While my friends were playing intricate, quick-fingered guitar solos, I was slowly toe-tapping along to Bob Dylan’s “Mr. Tambourine Man” much to the mirth of said friends but I didn’t care. I knew that with all this new musical input being fed into my brain I was on a journey and I had no idea where this journey would take me next.
My musical tastes were no longer being influenced by my siblings but I still looked to my dad for guidance. One day he suggested that if I was going to do the Beatles I’d have to do the Rolling Stones too. I wouldn’t get around to the Stones for a while yet.
However, here are my top ten songs that remind me of the early nineties before my discovery of Bob Dylan, The Beatles, Jimi Hendrix and the Levellers:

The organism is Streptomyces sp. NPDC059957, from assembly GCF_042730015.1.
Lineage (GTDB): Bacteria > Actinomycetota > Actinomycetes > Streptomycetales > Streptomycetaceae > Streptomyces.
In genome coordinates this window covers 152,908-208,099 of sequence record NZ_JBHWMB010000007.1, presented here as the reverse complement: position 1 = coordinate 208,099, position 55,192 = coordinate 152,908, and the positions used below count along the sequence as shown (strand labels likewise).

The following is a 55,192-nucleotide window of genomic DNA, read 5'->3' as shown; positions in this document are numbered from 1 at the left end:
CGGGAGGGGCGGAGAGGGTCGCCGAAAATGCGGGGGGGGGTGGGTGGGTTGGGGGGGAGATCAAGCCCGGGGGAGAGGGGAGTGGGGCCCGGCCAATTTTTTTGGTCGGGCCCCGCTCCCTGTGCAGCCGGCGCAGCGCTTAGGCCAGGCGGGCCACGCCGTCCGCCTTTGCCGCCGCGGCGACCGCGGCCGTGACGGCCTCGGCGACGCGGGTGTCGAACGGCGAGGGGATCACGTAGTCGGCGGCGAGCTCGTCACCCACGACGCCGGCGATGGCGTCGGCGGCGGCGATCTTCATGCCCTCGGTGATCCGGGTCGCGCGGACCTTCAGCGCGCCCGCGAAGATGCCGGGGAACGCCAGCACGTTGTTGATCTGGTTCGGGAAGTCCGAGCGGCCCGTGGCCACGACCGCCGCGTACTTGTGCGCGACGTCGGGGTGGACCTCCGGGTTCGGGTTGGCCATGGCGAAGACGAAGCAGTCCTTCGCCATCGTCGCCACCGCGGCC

- I Saw The Sign – Ace of Base
- Sweat (A La La La La Long) – Inner Circle
- Basket Case – Green Day
- Heal the World – Michael Jackson
- Outta Space – The Prodigy
- Oh Baby I… – Eternal
- Pray – Take That
- Crazy For You – Let Loose
- Stay Another Day – East 17
- Three Lions – Baddiel, Skinner and the Lightening Seeds
And here are the top ten songs I remember from the late nineties after the discovery of Bob Dylan, The Beatles, Jimi Hendrix and the Levellers:
- River Flow – The Levellers
- Weather With You – Crowded House
- Swallowed – Bush
- Mr. Tambourine Man – Bob Dylan
- Smells Like Teen Spirit – Nirvana
- Stand By Me – Oasis
- Place Your Hands – Reef
- The Abbey Road Album – The Beatles
- Like a Rolling Stone – Bob Dylan
- All Along the Watchtower – Jimi Hendrix
Big difference huh? What are your memories of 90’s music? What were the first singles and albums that you bought?
Also if you missed it, check out Music and Me Part One: The Eighties